Editorial: Switched off
Far too many offenders are still behind the wheel despite convictions for driving under the influence of drugs or alcohol. Of course, laws don’t keep people off the road who are determined to drive despite their condition or history. But tougher laws could be a deterrent to some behavior.
Mothers Against Drunk Driving is joining with some state legislators in support of legislation aimed at curtailing drunken driving. House Bill 353 and Senate Bill 670 require the use of ignition interlocks for all convicted drunk drivers. The bill has a number of co-sponsors, but none representing Sevier County. That’s regrettable, but maybe they’ll still support the bill.
Seventeen states require interlocks for all convicted drunken drivers. Ignition interlocks are critical to eliminating drunk driving, MADD insists, as an estimated 50-75 percent of convicted drunken drivers will continue to drive on a suspended license. Laws alone will not stop these idiots from getting behind the wheel while drunk. When they do, it can affect all of us who share the road with them.
“Requiring convicted drunk drivers to use ignition interlocks has been proven to reduce drunk driving, save lives and prevent injuries,” said Jan Withers, MADD national president.
According to the Centers for Disease Control and Prevention (CDC), requiring interlocks for all convicted drunken drivers saves lives and is effective in reducing drunken driving recidivism by 67 percent. States that are enforcing all-offender ignition interlock laws, such as Arizona, Oregon, New Mexico and Louisiana, have cut DUI deaths by over 30 percent, largely due to comprehensive interlock laws requiring all drunk drivers receive the device, MADD says.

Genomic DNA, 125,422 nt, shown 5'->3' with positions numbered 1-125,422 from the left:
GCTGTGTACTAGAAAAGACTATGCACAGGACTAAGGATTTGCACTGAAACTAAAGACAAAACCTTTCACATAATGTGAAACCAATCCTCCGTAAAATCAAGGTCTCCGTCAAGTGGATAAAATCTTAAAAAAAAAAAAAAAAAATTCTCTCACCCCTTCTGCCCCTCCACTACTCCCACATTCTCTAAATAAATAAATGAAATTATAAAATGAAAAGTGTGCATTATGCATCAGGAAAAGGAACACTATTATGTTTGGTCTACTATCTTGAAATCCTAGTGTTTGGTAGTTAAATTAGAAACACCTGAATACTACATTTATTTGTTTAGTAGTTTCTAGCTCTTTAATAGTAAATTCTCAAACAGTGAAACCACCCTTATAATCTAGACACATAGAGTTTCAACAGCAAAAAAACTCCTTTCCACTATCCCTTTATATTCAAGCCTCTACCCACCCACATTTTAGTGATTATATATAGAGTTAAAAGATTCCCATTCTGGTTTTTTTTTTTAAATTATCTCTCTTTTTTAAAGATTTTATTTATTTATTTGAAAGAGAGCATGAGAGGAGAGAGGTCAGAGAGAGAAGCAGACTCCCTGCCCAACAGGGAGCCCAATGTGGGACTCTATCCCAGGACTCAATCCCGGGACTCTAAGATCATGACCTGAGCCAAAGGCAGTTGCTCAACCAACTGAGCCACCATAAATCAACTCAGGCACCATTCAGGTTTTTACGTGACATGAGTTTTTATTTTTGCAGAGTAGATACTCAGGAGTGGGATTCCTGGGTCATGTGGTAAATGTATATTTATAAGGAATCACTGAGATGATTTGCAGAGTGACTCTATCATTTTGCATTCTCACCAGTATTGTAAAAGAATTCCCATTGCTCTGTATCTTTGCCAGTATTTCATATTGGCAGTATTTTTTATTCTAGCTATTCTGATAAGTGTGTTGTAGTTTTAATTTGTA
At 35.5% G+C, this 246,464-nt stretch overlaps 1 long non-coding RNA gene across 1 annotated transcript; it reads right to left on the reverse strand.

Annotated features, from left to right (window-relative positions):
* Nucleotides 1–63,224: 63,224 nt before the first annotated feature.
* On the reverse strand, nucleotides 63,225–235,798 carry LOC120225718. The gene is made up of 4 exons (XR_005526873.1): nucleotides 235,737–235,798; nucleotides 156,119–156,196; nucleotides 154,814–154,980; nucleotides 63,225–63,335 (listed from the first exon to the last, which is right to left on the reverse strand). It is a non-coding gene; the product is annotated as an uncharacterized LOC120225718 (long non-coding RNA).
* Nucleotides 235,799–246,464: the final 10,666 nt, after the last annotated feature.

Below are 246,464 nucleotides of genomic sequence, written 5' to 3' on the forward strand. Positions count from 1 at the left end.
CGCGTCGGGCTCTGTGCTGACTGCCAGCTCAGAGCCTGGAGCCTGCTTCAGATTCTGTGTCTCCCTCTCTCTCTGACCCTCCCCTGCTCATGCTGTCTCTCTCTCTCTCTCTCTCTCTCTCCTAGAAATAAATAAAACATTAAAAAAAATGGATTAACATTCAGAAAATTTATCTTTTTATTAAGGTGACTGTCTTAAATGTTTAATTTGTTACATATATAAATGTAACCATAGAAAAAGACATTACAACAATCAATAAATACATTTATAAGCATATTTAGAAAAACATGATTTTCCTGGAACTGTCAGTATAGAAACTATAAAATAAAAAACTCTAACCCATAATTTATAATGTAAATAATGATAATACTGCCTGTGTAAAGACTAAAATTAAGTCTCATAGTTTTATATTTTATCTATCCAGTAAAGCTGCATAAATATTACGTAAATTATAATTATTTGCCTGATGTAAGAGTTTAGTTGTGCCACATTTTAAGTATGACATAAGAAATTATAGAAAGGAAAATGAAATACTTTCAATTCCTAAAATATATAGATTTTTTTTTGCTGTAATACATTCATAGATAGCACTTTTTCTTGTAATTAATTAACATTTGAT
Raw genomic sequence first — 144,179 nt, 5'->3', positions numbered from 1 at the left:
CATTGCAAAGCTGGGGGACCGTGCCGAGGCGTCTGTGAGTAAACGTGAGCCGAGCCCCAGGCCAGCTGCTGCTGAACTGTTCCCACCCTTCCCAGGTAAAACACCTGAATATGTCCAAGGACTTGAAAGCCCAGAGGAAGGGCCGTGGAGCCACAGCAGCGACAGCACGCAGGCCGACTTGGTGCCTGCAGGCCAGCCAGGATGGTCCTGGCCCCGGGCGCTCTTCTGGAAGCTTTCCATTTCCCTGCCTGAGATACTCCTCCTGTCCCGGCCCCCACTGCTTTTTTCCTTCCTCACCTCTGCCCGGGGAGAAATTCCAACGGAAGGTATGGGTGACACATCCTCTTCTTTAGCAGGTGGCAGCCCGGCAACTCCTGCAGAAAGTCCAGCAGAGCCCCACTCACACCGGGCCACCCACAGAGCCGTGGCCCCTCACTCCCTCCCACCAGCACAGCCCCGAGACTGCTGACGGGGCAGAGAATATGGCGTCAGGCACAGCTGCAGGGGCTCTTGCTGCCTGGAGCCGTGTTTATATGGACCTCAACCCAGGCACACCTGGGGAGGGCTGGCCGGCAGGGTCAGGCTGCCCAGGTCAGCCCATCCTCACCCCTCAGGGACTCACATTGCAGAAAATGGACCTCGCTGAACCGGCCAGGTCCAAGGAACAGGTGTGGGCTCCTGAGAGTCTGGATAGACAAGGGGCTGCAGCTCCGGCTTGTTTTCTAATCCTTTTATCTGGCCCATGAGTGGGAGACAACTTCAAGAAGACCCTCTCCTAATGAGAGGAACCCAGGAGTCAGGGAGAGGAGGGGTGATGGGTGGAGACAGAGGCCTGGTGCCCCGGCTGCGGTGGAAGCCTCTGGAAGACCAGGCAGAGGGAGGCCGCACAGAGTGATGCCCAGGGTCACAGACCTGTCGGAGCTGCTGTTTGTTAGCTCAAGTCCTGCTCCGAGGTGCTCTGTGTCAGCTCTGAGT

In December, the National Transportation Safety Board and AAA came out in support of requiring ignition interlocks for all convicted drunken drivers. These are some powerful, influential and concerned organizations joining behind this effort to give law enforcement and the courts an effective tool to keep drunks off the highways.
Yes, there is an expense to implement this, as well as the time to install and monitor the devices. Can a price really be put on driver safety? Is the cost of controlling a habitual offender any comparison to the cost of the ignition lock? Let’s get behind this effort by MADD and get a law passed in Tennessee to require ignition locks for most convicted drunken drivers.